As the partial government shutdown continues into its third week, the defense industry trade group and at least one government contractor are warning that the stoppage is beginning to take its toll. Investors would do best to hold tight and weather the storm for now, though the ongoing fight can be viewed as a warning about uglier battles looming on the horizon.
Numerous federal agencies have been closed since Dec. 22 after Congress and the White House were unable to agree on a spending bill. The Pentagon was one of a number of agencies that already had its fiscal 2019 funding secured and has not been directly affected. That means we are unlikely to see a repeat of what happened when the entire government was shut down in 2013, when contractors crafted plans to furlough thousands of workers while the negotiations played out.
Still, the industry is feeling the pinch. The Aerospace Industries Association in a statement said that there are "ripple effects." For example, with the Departments of State and Commerce closed, contractors can't get export licenses needed for certain weapons sales and transfers.
In addition, research projects at NASA, the Federal Aviation Administration, the National Oceanic and Atmospheric Administration, and other agencies are stalled. Much of that research is a combination of in-house work and third-party contracts.
Overall, government contractors are estimated to be losing as much as $200 million per day due to the shutdown.
"Every day the shutdown lasts, the impacts grow and become more difficult and more expensive to fix," AIA CEO Eric Fanning said in the statement. "It's time to get these dedicated public servants back to work."
Generally speaking, during a shutdown outside contractors working on specific projects can continue work to a point where civil servant participation becomes necessary. But the government services businesses that provide IT, consulting, and related work to a range of agencies, including those impacted by the shutdown, face the difficult choice of either continuing to pay their workers to sit home, or cutting off funds at the risk of losing employees.
For large contractors, such as Lockheed Martin (NYSE:LMT) and Boeing, that have massive contracts with NASA and elsewhere, the work is likely complex enough that it can continue uninterrupted. Others, like Leidos Holdings (NYSE:LDOS) and General Dynamics (NYSE:GD), the two largest government IT vendors, should have enough scale and resources to ride out payment delays.
But some smaller contractors might not be so lucky. Execs at Science Applications International (NYSE:SAIC), for example, on Jan. 7 told investors that the government is nearly $50 million behind in payments, adding that payroll for workers affected by the shutdown comes to $10 million per week.
SAIC, which is in the process of acquiring Engility Holdings (NYSE:EGL), is particularly exposed to this shutdown because its fiscal year closes at the end of the month. If the shutdown continues well into January, or if the government is slow to get back up and running and reimburse contractors, the company could fall short of the consensus analyst estimate of $1.13 billion in quarterly revenue.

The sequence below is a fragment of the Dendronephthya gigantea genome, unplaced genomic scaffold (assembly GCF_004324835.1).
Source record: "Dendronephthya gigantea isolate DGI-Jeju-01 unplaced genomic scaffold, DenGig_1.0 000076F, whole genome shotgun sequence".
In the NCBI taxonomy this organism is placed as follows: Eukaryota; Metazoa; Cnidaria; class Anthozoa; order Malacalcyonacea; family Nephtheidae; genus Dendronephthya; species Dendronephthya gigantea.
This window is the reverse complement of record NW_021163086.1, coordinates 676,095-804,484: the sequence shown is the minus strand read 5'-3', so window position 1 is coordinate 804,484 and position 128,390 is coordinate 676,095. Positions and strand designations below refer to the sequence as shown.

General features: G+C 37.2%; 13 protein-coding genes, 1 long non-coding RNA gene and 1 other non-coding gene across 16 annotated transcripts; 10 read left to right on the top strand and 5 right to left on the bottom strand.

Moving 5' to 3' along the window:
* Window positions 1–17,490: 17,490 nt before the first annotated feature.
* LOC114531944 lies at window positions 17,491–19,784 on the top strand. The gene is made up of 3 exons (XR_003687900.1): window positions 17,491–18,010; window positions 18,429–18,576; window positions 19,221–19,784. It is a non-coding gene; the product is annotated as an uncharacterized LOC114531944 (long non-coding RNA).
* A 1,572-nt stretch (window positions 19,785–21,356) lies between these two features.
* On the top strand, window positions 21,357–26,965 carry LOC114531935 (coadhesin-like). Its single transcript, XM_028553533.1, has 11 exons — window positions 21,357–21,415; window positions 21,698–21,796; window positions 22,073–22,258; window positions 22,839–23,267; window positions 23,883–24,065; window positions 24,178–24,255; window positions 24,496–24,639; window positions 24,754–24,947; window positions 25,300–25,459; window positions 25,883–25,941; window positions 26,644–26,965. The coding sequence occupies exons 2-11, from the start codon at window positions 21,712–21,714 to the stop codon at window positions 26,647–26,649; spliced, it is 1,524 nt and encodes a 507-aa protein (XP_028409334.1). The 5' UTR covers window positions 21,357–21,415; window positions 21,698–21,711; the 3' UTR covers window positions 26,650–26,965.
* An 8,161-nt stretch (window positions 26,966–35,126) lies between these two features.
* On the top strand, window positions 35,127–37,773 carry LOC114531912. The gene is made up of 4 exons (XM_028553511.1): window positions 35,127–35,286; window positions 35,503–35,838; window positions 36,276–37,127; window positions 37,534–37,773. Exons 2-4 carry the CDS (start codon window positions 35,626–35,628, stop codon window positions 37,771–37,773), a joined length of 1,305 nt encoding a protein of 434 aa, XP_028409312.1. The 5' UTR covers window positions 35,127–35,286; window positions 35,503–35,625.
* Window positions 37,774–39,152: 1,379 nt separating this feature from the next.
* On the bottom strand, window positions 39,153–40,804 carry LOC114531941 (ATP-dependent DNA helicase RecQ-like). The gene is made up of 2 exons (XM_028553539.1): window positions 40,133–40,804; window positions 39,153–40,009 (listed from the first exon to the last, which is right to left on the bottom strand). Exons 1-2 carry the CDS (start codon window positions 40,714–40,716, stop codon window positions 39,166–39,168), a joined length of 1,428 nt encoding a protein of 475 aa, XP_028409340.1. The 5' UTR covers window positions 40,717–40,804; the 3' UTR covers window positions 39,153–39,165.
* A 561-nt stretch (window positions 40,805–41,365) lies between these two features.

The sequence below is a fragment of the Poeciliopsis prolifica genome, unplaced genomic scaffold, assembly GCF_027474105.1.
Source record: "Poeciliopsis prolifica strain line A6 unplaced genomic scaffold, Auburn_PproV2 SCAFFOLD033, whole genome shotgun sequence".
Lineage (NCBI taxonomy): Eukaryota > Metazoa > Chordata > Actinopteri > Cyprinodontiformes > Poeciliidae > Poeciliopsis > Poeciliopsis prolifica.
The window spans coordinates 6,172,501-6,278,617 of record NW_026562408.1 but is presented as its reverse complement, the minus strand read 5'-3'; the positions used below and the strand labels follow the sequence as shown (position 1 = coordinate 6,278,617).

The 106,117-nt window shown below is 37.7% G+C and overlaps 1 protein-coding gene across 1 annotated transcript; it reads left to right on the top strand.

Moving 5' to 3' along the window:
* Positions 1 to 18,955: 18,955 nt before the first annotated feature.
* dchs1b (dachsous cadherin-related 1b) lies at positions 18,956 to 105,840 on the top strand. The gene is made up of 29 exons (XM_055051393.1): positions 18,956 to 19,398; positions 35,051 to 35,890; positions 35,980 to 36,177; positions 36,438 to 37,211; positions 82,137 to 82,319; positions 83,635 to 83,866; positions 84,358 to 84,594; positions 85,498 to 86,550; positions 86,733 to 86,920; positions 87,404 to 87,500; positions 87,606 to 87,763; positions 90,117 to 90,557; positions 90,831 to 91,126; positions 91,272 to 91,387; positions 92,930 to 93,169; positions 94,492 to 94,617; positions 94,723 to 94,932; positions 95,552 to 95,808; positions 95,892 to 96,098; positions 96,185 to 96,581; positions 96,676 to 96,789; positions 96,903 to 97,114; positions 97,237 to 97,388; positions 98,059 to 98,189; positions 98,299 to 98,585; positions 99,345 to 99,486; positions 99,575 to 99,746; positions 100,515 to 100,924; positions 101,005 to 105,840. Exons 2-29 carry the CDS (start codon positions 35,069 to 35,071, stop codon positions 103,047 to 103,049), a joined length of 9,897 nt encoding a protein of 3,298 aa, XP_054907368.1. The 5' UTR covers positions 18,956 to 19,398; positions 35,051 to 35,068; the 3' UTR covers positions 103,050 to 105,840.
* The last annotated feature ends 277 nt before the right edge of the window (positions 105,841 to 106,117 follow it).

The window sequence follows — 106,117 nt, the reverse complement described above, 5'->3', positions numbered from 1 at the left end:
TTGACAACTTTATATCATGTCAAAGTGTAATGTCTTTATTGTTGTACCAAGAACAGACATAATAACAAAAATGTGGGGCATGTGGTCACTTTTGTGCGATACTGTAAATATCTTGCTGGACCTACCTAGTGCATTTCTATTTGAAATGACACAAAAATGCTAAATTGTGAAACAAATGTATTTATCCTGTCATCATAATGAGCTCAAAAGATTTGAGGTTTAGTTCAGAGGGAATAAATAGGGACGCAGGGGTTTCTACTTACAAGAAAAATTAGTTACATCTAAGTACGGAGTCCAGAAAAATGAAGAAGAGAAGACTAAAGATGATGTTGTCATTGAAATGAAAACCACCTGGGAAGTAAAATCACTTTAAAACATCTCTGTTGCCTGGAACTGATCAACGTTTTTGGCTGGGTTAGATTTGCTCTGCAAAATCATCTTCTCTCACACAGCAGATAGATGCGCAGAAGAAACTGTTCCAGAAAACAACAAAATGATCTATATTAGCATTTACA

"If we get through this quickly, they could catch up," SAIC CEO Tony Moraco said at during a pre-planned investor event. But given the current stalemate in Washington, the company appears to be working hard to prepare investors for a negative impact.
Other similarly sized or smaller contractors, including CACI International, ManTech International, and Perspecta, could also feel the effects of a prolonged shutdown, though all of them are well past the end of their fiscal years and therefore should have more time to recoup lost revenue.
At some point the current shutdown will end, and the federal government is likely to catch up on the contractor payments it missed. Investors should be mindful of the potential impact on the current quarter and not overreact, but there should be no permanent damage.
Still, investors should take heed. The 2020 fiscal year budget negotiation, which does include the Pentagon, is on the agenda for the months to come, and there's been nothing out of Washington in the last six weeks to suggest that larger deal will come easy. Lawmakers need to reach an agreement to avoid a return of budget caps, which could cost the Department of Defense upwards of $100 billion in spending annually. If that were to happen, no contractor, no matter how big, would be immune.
There's an argument to be made that the shutdowns could eventually be a net plus for contractors. Longtime industry analyst Byron Callan, a managing director with Capital Alpha Partners, in a note following the SAIC meeting said Washington budget battles over time could make it harder for the government to recruit and retain skilled individuals, potentially deepening the reliance on third parties.
But that possibility is not immediate. For now, investors in contractors as big as Lockheed and as small as SAIC should batten down the hatches and hope lawmakers find a way to compromise.